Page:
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Search Results for “char”
 
 
1) char. Roget s II: The New Thesaurus, Third Edition. 1995.
...Damage or a damaged substance that results from burning: burn, scorch, sear, singe. See HOT. To undergo or cause to undergo damage by or as if by fire: burn, scorch,...

2) char 2. The American Heritage® Dictionary of the English Language: Fourth Edition. 2000.
...Inflected forms: pl. char or chars also charr or charrs Any of several fishes of the genus Salvelinus, especially the arctic char, related to the trout and salmon....

3) Char, Rene. The Columbia Encyclopedia, Sixth Edition. 2001
...Char, René, (rna´ char´) (KEY) , 1907-88, French poet. His writing reflects both his Provencal origins and his years of active participation in the French resistance....

4) §10. "Rauf Coil[char]ear". V. The Earliest Scottish Literature. Vol. 2. The End of the Middle Ages. The Cambridge History of English and American Literature: An Encyclopedia in Eighteen Volumes. 1907–21
...One Scottish romance on the rival story survives. The Charlemagne cycle is represented by the quaint and amusing tale of Rauf Coil[char]ear. The plot turns upon Charles...

5) char 1. The American Heritage® Dictionary of the English Language: Fourth Edition. 2000.
...Inflected forms: charred, char·ring, chars1. To burn the surface of; scorch. 2. To reduce to carbon or charcoal by incomplete combustion. 1. To become scorched. 2....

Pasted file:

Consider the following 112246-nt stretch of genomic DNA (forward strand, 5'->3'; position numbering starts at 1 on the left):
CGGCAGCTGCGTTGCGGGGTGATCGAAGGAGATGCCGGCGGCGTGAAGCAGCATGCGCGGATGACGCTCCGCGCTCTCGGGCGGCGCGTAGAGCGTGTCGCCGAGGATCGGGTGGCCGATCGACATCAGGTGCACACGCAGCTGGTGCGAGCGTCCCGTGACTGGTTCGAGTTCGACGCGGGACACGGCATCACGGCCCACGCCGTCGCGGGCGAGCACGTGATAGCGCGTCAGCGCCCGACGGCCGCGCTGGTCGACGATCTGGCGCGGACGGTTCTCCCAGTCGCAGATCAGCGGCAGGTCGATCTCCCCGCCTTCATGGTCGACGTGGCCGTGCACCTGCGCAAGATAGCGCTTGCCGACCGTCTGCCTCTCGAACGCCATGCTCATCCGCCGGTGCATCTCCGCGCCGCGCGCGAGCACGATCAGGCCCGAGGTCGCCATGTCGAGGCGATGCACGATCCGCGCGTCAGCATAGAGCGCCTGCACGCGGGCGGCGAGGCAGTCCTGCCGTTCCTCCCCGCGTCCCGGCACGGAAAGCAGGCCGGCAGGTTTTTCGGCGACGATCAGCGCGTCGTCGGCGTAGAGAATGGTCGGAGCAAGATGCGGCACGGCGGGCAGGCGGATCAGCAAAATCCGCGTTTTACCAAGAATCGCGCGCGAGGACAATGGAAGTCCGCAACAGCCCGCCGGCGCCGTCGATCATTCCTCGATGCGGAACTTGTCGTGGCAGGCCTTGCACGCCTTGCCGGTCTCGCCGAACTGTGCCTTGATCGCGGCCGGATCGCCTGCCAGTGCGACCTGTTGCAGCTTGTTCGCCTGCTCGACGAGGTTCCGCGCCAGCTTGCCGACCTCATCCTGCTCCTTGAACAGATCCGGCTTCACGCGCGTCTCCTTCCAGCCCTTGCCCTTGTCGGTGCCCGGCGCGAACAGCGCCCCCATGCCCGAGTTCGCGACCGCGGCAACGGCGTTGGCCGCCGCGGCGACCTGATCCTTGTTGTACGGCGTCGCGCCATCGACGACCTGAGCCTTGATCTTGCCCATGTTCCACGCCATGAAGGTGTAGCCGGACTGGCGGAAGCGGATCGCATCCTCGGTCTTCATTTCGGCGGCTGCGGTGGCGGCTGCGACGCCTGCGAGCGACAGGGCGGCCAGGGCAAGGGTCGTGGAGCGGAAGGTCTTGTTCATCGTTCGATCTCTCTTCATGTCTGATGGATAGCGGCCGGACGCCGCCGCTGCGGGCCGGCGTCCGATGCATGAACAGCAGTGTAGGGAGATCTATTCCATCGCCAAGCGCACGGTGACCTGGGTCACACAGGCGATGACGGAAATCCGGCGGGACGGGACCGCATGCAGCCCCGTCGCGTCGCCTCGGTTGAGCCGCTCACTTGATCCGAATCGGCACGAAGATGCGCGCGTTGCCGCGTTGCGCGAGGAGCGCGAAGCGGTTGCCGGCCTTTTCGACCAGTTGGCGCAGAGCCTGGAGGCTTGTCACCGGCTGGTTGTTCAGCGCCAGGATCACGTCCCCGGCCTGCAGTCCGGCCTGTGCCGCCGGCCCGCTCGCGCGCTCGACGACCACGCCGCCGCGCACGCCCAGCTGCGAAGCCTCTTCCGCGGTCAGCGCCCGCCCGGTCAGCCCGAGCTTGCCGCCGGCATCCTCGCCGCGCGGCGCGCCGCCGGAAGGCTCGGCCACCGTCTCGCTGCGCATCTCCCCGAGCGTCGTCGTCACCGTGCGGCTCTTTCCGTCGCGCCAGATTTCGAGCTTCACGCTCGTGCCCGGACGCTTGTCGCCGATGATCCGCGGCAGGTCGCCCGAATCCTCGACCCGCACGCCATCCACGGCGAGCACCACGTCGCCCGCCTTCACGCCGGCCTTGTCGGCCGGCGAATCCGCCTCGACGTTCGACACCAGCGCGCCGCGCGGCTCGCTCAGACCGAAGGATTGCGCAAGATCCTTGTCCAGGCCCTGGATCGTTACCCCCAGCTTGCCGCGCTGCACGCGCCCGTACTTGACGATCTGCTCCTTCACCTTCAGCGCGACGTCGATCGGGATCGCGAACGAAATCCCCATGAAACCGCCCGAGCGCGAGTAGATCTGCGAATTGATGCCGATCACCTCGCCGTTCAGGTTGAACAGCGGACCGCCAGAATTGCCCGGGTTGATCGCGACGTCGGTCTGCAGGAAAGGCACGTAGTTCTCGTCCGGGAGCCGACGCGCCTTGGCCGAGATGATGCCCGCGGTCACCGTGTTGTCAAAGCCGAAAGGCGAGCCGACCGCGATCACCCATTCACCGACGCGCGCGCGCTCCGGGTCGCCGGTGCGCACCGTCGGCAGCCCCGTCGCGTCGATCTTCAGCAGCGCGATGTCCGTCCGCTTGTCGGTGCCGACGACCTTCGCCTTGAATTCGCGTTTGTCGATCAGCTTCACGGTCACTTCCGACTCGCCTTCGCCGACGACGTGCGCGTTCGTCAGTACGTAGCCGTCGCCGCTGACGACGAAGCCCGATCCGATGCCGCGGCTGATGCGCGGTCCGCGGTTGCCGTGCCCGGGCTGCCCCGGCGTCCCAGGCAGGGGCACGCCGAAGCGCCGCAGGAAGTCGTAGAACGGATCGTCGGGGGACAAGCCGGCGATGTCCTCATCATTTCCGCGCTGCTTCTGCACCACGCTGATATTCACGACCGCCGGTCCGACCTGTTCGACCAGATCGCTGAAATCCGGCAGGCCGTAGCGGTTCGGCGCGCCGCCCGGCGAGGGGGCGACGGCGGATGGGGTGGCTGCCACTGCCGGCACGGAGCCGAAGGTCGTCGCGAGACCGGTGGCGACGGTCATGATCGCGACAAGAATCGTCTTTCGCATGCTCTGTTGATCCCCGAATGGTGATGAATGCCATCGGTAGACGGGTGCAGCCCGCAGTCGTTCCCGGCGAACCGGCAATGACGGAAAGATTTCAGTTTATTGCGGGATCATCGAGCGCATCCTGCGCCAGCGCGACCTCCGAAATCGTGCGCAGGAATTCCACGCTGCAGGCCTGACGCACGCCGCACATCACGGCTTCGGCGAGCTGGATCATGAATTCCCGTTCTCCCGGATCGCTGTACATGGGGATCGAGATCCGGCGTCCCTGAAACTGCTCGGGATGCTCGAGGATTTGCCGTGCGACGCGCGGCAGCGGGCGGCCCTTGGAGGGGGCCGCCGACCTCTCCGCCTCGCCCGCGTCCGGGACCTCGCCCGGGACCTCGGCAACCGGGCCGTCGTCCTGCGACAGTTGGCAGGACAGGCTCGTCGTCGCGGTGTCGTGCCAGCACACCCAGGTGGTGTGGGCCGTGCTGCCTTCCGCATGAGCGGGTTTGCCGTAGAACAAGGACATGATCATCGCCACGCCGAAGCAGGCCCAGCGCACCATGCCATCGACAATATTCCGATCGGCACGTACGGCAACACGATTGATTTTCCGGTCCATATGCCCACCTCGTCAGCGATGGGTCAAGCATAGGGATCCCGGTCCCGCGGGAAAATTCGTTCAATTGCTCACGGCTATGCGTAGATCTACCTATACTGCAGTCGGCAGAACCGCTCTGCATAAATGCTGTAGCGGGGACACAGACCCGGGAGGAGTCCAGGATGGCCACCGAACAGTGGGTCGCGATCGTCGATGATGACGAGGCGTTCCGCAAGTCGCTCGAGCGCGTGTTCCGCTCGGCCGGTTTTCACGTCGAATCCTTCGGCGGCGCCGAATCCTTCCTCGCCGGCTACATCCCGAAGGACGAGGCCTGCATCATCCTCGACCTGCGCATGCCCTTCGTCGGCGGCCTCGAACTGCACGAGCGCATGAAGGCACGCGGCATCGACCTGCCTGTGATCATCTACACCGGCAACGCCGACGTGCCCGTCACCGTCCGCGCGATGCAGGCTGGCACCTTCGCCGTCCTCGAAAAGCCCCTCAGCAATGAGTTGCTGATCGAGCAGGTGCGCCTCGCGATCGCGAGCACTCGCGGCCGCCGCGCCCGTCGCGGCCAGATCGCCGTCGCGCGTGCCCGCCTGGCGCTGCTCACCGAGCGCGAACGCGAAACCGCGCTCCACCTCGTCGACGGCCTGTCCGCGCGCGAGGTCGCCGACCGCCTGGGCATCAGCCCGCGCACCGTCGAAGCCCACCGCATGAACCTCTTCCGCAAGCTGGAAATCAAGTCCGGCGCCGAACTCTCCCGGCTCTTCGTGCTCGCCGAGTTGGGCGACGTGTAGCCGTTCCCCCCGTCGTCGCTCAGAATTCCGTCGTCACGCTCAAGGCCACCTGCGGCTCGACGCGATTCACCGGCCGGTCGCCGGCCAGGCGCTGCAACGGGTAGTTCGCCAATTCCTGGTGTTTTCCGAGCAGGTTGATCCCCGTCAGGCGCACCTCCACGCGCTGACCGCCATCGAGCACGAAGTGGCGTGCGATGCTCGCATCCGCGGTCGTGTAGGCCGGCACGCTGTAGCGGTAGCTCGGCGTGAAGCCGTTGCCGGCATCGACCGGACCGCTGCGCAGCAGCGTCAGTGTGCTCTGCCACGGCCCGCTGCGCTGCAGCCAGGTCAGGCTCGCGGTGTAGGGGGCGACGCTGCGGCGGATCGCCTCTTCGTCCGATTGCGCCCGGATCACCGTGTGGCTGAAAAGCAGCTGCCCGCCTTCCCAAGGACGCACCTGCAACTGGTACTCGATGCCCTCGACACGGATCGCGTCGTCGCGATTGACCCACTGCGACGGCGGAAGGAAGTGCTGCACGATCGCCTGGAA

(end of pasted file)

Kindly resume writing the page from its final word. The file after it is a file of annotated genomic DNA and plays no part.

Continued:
6) arctic char. The American Heritage® Dictionary of the English Language: Fourth Edition. 2000.
...A char (Salvelinus alpinus) native to the fresh waters of Alaska and northern Canada....

7) char 3. The American Heritage® Dictionary of the English Language: Fourth Edition. 2000.
...Chiefly British A charwoman. Inflected forms: charred, char·ring, chars To work as a charwoman. Middle English, a piece of work, from Old English cierr, a turning....

8) char. The Columbia Encyclopedia, Sixth Edition. 2001
...char, see salmon....

9) Char'iot. Dictionary of Phrase and Fable. 1898
...According to Greek mythology, the chariot was invented by Erichtho nius to conceal his feet, which were those of a dragon. 1 "Seated in car, by him constructed first...

10) Act I. Scene II. Antony and Cleopatra. Craig, W.J., ed. 1914. The Oxford Shakespeare
...The Same. Another Room. Enter CHARMIAN, IRAS, ALEXAS, and a Soothsayer. Char. Lord Alexas, sweet Alexas, most any thing Alexas, almost most absolute Alexas, where...

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